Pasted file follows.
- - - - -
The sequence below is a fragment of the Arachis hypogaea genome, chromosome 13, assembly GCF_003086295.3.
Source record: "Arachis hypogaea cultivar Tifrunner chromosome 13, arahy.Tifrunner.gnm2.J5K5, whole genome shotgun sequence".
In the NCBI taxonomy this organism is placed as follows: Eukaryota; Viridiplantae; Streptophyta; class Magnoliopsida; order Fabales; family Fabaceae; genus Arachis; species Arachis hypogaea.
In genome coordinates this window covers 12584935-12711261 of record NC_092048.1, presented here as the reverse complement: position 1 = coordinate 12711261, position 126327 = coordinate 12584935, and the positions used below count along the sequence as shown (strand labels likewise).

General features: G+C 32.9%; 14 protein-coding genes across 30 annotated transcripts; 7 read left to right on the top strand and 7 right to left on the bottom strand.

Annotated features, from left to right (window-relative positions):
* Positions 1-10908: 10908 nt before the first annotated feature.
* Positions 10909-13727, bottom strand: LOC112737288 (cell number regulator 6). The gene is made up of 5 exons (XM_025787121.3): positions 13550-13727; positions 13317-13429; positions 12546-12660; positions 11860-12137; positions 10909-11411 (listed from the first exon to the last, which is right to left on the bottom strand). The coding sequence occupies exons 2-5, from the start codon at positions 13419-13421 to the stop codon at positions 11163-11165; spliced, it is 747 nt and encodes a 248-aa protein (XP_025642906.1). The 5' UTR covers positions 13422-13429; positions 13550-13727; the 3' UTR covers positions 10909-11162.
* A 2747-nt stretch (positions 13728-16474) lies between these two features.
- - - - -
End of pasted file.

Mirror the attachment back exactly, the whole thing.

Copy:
The sequence below is a fragment of the Arachis hypogaea genome, chromosome 13, assembly GCF_003086295.3.
Source record: "Arachis hypogaea cultivar Tifrunner chromosome 13, arahy.Tifrunner.gnm2.J5K5, whole genome shotgun sequence".
In the NCBI taxonomy this organism is placed as follows: Eukaryota; Viridiplantae; Streptophyta; class Magnoliopsida; order Fabales; family Fabaceae; genus Arachis; species Arachis hypogaea.
In genome coordinates this window covers 12584935-12711261 of record NC_092048.1, presented here as the reverse complement: position 1 = coordinate 12711261, position 126327 = coordinate 12584935, and the positions used below count along the sequence as shown (strand labels likewise).

General features: G+C 32.9%; 14 protein-coding genes across 30 annotated transcripts; 7 read left to right on the top strand and 7 right to left on the bottom strand.

Annotated features, from left to right (window-relative positions):
* Positions 1-10908: 10908 nt before the first annotated feature.
* Positions 10909-13727, bottom strand: LOC112737288 (cell number regulator 6). The gene is made up of 5 exons (XM_025787121.3): positions 13550-13727; positions 13317-13429; positions 12546-12660; positions 11860-12137; positions 10909-11411 (listed from the first exon to the last, which is right to left on the bottom strand). The coding sequence occupies exons 2-5, from the start codon at positions 13419-13421 to the stop codon at positions 11163-11165; spliced, it is 747 nt and encodes a 248-aa protein (XP_025642906.1). The 5' UTR covers positions 13422-13429; positions 13550-13727; the 3' UTR covers positions 10909-11162.
* A 2747-nt stretch (positions 13728-16474) lies between these two features.